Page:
When I embarked on my journey to Bali this last December with the US youth delegation (yes, youth representatives of the world’s largest emitter of green house gases), I was looking forward to bridging the voices of youth from the global North with those of the global South. Being an Indian citizen, it was a rather unique opportunity to be in the middle of one of the biggest road-blocks to the success of the negotiations: the as of yet irreconcilable US vs. rapidly industrializing country view on the “common but differentiated responsibility” for mitigation of greenhouse gas emissions. Unfortunately, I found myself to be the only Indian youth present (and one of only a few from all of South Asia) at the historic talks which were supposed to define how negotiations would take shape in the post 2012 world. With this in mind, I helped form an Asian Youth Caucus on the sidelines of the informal “International Youth Delegation” which was dominated by well organized and well informed youth from Canada, Australia and the United States. In an effort to get increased participation from youth from the global South and give a more holistic angle to the youth perspective, it was apparent that we would need an unofficial Asian youth caucus which would help us share stories and ideas in the Asian context. Being the only Indian youth—I aimed to bring in the stories of and plug in the voices of youth from South Asia in this pan-Asian network.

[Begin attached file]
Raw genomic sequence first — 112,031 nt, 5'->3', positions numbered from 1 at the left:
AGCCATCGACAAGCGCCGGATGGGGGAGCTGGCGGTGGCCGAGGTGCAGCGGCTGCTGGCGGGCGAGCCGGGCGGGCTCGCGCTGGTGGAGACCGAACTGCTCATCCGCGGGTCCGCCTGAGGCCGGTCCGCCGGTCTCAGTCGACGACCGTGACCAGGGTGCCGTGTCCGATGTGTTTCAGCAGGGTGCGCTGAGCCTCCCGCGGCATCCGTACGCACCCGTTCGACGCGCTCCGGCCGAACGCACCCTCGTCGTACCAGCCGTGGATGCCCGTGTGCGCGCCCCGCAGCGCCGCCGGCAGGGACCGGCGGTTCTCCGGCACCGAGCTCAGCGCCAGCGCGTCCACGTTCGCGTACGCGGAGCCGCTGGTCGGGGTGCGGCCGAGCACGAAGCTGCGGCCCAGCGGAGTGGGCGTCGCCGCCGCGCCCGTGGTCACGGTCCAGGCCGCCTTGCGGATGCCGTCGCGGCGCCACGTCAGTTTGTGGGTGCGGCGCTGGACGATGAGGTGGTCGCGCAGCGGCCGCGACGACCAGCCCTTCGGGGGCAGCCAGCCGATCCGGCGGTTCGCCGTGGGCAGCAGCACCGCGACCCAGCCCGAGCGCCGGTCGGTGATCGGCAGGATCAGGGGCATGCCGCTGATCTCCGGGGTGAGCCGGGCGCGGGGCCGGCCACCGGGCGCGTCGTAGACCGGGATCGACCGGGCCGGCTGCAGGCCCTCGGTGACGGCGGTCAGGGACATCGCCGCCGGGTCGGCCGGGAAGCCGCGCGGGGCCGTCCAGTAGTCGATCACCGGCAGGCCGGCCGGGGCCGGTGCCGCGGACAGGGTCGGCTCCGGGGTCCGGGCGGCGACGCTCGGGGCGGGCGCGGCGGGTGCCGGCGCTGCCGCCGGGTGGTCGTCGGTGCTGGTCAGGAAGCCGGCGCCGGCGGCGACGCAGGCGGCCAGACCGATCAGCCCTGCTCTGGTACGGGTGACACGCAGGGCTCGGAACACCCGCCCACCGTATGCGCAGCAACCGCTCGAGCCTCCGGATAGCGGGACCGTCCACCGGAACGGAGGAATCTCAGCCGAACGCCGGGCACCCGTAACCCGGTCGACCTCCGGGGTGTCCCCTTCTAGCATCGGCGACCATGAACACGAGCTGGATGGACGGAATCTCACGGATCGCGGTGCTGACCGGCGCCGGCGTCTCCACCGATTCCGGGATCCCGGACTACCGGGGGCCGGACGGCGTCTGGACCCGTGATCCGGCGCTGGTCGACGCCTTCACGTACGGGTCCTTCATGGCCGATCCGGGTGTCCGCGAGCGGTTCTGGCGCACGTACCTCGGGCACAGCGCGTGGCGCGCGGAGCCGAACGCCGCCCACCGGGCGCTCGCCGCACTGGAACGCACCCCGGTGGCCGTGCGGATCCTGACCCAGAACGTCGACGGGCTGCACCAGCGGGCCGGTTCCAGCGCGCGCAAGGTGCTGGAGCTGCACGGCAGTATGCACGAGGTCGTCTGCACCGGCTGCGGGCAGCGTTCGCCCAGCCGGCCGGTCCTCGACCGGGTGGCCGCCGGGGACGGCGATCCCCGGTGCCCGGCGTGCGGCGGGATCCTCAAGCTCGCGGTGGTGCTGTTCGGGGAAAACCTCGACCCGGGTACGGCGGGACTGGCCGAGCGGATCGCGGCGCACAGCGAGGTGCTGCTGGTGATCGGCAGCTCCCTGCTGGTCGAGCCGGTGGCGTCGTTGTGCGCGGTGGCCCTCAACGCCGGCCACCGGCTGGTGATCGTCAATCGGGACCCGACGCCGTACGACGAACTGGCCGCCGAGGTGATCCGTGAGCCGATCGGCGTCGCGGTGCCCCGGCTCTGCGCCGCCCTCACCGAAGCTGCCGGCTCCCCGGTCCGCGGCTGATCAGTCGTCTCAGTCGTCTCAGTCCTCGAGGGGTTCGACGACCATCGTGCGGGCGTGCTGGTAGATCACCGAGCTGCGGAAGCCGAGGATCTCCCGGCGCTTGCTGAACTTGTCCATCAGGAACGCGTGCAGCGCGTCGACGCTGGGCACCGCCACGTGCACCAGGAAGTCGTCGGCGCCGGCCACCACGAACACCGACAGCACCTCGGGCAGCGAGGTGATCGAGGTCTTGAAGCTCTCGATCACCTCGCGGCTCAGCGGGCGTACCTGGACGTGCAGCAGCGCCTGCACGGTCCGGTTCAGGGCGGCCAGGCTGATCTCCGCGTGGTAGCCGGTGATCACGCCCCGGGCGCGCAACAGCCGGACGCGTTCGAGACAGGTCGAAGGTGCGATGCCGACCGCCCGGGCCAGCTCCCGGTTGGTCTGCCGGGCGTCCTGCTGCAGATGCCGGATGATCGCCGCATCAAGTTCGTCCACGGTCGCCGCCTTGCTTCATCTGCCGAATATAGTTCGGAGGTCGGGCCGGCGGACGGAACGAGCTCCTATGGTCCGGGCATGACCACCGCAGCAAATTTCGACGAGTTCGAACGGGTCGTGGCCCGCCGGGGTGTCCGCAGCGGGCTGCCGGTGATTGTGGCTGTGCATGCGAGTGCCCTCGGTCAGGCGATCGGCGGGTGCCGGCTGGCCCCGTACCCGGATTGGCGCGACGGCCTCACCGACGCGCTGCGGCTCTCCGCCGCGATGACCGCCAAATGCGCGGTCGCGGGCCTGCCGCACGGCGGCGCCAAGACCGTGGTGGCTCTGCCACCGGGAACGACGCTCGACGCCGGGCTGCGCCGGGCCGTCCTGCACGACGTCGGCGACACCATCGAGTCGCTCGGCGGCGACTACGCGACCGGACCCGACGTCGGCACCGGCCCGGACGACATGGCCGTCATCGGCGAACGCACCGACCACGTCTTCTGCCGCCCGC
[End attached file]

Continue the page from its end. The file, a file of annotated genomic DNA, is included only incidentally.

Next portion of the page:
The start of the conference was filled with high energy and high hopes—all of which turned into frustration in the second week. Recent polls in the US have revealed that approximately 80% of the population would now like to see firm action on climate change. Within the last year we saw major youth movements across the US in the form of the “Step It Up” campaign, and more recently, the largest public gathering on climate change, “Power Shift,” which saw nearly 6,000 youth from nearly every congressional district in the US converge on Capitol Hill in Washington D.C. Why then one would ask, is there a disconnect between the current administration and what the majority of Americans really want? The US negotiators in Bali asked of us whether we had the votes within the US to demand of them to make stronger commitment at the international negotiations (because it is the administration in power that dictates international policy). Thus the goal of our delegation was clear: go back to the US and mobilize the masses to take action at the polls—which we hope will happen in the coming elections. Regardless of the outcome, it is clear that change will only come with the spreading of awareness.